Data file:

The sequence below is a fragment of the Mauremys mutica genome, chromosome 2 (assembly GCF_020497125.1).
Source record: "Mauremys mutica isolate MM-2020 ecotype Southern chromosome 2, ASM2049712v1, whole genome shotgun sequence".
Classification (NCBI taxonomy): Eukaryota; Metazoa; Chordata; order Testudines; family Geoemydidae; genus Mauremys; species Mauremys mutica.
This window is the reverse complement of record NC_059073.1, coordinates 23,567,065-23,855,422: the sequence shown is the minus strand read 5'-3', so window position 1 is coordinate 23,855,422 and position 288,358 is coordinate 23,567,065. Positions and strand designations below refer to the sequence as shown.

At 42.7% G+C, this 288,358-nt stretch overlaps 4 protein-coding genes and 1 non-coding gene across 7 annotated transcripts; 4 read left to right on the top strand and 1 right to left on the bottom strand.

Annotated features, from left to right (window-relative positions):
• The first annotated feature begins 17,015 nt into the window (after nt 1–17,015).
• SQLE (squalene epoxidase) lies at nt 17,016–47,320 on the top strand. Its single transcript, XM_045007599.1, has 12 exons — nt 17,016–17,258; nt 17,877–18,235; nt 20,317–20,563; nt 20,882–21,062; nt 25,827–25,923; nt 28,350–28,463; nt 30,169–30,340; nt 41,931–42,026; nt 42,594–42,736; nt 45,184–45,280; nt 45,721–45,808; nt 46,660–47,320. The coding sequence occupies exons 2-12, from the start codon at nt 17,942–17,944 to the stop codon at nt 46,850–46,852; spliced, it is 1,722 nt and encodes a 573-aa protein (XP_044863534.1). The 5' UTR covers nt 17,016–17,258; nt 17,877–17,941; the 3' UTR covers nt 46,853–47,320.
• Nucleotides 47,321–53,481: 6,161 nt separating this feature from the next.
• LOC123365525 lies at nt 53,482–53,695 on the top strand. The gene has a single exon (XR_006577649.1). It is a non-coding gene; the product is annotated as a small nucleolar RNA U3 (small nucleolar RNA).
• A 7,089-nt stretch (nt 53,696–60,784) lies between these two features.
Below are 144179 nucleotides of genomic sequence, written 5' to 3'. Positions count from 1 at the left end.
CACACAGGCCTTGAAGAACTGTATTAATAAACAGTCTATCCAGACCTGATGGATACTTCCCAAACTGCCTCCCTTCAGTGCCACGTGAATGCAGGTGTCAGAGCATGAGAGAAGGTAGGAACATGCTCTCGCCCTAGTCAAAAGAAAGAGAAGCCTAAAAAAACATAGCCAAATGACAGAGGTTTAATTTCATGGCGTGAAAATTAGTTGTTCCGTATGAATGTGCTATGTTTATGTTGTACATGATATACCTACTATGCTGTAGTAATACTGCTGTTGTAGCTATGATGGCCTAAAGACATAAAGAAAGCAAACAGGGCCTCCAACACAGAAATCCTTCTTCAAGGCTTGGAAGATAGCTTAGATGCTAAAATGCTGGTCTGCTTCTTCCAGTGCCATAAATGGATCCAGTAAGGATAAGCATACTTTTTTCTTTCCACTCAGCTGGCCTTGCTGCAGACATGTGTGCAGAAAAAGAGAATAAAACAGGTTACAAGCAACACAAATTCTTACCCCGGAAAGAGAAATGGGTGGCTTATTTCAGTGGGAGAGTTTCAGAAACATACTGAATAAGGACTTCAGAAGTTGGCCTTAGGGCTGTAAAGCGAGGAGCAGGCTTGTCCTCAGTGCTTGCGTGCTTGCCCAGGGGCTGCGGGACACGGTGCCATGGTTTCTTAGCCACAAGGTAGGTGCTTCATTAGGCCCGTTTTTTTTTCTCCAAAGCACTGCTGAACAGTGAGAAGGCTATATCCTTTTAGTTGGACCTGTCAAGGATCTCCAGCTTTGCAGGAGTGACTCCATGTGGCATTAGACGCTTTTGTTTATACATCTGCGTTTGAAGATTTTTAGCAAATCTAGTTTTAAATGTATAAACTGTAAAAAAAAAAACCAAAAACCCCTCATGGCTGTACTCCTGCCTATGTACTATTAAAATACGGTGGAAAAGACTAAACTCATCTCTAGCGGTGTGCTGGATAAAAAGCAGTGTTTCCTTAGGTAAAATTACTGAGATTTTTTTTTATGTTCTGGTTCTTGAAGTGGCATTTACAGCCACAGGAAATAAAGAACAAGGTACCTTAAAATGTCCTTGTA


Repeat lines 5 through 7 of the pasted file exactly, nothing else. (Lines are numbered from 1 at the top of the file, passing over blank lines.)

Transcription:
At 42.7% G+C, this 288,358-nt stretch overlaps 4 protein-coding genes and 1 non-coding gene across 7 annotated transcripts; 4 read left to right on the top strand and 1 right to left on the bottom strand.

Annotated features, from left to right (window-relative positions):
• The first annotated feature begins 17,015 nt into the window (after nt 1–17,015).